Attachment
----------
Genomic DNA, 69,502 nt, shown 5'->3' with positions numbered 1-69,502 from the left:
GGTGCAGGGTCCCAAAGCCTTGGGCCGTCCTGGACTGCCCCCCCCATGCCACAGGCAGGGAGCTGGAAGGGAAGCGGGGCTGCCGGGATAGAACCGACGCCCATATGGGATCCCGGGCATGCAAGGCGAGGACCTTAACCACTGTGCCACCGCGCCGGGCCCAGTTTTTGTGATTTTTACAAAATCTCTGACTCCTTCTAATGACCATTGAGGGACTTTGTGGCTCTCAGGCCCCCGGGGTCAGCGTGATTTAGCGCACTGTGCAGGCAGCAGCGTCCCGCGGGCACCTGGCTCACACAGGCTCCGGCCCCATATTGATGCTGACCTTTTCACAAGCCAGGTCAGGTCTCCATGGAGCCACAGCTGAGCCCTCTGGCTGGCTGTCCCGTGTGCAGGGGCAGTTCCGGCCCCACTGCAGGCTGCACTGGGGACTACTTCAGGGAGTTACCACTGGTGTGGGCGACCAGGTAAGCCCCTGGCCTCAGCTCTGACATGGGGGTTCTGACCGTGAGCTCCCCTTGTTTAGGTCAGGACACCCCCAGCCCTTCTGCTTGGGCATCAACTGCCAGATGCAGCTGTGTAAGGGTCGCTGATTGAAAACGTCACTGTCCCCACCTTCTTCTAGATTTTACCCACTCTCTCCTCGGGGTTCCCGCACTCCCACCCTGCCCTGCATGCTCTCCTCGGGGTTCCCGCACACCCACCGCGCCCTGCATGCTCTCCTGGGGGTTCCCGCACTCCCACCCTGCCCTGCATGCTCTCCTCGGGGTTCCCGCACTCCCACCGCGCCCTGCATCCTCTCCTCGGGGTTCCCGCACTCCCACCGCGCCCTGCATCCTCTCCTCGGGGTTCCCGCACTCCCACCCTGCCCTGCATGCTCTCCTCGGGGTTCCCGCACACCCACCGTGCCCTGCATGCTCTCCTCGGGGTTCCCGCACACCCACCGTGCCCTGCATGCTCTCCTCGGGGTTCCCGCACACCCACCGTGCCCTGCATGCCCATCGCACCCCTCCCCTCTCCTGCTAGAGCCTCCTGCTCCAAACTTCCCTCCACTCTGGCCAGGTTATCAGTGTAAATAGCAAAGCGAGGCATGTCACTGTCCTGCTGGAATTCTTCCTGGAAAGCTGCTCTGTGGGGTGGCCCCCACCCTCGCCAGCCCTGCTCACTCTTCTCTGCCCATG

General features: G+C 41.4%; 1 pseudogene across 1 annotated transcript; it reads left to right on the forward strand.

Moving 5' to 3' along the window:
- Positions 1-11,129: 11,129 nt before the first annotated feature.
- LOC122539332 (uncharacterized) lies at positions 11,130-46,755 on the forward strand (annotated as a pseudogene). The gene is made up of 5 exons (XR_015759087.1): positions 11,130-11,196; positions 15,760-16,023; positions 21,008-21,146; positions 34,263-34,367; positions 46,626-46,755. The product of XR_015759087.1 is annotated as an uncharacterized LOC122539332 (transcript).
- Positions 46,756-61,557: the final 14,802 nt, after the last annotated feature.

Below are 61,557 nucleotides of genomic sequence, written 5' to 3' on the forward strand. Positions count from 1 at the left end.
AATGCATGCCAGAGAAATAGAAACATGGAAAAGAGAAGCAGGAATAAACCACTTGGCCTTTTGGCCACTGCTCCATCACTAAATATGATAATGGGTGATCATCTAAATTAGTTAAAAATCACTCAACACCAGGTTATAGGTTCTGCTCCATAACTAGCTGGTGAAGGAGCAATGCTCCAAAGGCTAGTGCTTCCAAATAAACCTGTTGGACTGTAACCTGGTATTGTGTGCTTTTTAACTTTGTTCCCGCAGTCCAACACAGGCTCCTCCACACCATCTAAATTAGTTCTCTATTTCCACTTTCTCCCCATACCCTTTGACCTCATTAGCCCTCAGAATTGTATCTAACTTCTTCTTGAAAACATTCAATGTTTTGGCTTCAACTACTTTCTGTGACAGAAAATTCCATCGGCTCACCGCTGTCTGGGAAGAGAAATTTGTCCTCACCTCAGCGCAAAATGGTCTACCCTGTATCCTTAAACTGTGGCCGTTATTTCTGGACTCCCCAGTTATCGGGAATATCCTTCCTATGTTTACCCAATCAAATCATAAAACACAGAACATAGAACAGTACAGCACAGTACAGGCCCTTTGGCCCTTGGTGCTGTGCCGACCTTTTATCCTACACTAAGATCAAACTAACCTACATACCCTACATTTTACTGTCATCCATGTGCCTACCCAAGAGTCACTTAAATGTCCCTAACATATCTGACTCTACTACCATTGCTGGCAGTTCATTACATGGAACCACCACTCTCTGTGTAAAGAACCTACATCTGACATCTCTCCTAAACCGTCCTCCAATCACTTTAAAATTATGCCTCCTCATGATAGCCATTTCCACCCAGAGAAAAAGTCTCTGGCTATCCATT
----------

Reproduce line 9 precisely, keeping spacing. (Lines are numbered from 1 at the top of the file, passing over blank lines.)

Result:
AATGCATGCCAGAGAAATAGAAACATGGAAAAGAGAAGCAGGAATAAACCACTTGGCCTTTTGGCCACTGCTCCATCACTAAATATGATAATGGGTGATCATCTAAATTAGTTAAAAATCACTCAACACCAGGTTATAGGTTCTGCTCCATAACTAGCTGGTGAAGGAGCAATGCTCCAAAGGCTAGTGCTTCCAAATAAACCTGTTGGACTGTAACCTGGTATTGTGTGCTTTTTAACTTTGTTCCCGCAGTCCAACACAGGCTCCTCCACACCATCTAAATTAGTTCTCTATTTCCACTTTCTCCCCATACCCTTTGACCTCATTAGCCCTCAGAATTGTATCTAACTTCTTCTTGAAAACATTCAATGTTTTGGCTTCAACTACTTTCTGTGACAGAAAATTCCATCGGCTCACCGCTGTCTGGGAAGAGAAATTTGTCCTCACCTCAGCGCAAAATGGTCTACCCTGTATCCTTAAACTGTGGCCGTTATTTCTGGACTCCCCAGTTATCGGGAATATCCTTCCTATGTTTACCCAATCAAATCATAAAACACAGAACATAGAACAGTACAGCACAGTACAGGCCCTTTGGCCCTTGGTGCTGTGCCGACCTTTTATCCTACACTAAGATCAAACTAACCTACATACCCTACATTTTACTGTCATCCATGTGCCTACCCAAGAGTCACTTAAATGTCCCTAACATATCTGACTCTACTACCATTGCTGGCAGTTCATTACATGGAACCACCACTCTCTGTGTAAAGAACCTACATCTGACATCTCTCCTAAACCGTCCTCCAATCACTTTAAAATTATGCCTCCTCATGATAGCCATTTCCACCCAGAGAAAAAGTCTCTGGCTATCCATT